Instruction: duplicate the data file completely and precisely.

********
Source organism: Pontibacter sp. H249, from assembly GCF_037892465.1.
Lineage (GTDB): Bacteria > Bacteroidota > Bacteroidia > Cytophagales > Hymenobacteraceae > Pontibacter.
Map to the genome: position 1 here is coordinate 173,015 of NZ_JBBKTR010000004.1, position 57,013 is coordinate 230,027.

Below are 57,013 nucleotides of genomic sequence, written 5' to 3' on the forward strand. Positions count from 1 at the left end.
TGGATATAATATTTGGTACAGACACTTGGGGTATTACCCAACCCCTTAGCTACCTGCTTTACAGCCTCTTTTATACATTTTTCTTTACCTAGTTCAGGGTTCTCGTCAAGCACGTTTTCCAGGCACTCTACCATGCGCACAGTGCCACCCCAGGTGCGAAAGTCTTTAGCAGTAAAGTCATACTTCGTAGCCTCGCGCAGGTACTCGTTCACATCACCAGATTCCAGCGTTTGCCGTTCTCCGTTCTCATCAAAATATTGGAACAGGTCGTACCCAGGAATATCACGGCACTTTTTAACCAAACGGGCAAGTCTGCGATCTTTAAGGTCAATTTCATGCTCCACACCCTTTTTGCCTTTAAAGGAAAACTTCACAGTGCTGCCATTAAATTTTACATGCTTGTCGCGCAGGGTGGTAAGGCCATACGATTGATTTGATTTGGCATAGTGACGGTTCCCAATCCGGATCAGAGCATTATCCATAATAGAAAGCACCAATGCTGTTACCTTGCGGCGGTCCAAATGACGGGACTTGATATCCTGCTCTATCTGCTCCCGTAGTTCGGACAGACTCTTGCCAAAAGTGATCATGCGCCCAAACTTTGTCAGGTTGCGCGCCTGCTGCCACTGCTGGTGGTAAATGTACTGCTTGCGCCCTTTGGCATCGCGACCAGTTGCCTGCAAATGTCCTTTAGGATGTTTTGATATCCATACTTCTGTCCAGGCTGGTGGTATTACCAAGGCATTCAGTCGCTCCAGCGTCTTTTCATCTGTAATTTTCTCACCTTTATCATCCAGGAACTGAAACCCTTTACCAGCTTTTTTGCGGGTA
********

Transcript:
Source organism: Pontibacter sp. H249, from assembly GCF_037892465.1.
Lineage (GTDB): Bacteria > Bacteroidota > Bacteroidia > Cytophagales > Hymenobacteraceae > Pontibacter.
Map to the genome: position 1 here is coordinate 173,015 of NZ_JBBKTR010000004.1, position 57,013 is coordinate 230,027.

Below are 57,013 nucleotides of genomic sequence, written 5' to 3' on the forward strand. Positions count from 1 at the left end.
TGGATATAATATTTGGTACAGACACTTGGGGTATTACCCAACCCCTTAGCTACCTGCTTTACAGCCTCTTTTATACATTTTTCTTTACCTAGTTCAGGGTTCTCGTCAAGCACGTTTTCCAGGCACTCTACCATGCGCACAGTGCCACCCCAGGTGCGAAAGTCTTTAGCAGTAAAGTCATACTTCGTAGCCTCGCGCAGGTACTCGTTCACATCACCAGATTCCAGCGTTTGCCGTTCTCCGTTCTCATCAAAATATTGGAACAGGTCGTACCCAGGAATATCACGGCACTTTTTAACCAAACGGGCAAGTCTGCGATCTTTAAGGTCAATTTCATGCTCCACACCCTTTTTGCCTTTAAAGGAAAACTTCACAGTGCTGCCATTAAATTTTACATGCTTGTCGCGCAGGGTGGTAAGGCCATACGATTGATTTGATTTGGCATAGTGACGGTTCCCAATCCGGATCAGAGCATTATCCATAATAGAAAGCACCAATGCTGTTACCTTGCGGCGGTCCAAATGACGGGACTTGATATCCTGCTCTATCTGCTCCCGTAGTTCGGACAGACTCTTGCCAAAAGTGATCATGCGCCCAAACTTTGTCAGGTTGCGCGCCTGCTGCCACTGCTGGTGGTAAATGTACTGCTTGCGCCCTTTGGCATCGCGACCAGTTGCCTGCAAATGTCCTTTAGGATGTTTTGATATCCATACTTCTGTCCAGGCTGGTGGTATTACCAAGGCATTCAGTCGCTCCAGCGTCTTTTCATCTGTAATTTTCTCACCTTTATCATCCAGGAACTGAAACCCTTTACCAGCTTTTTTGCGGGTA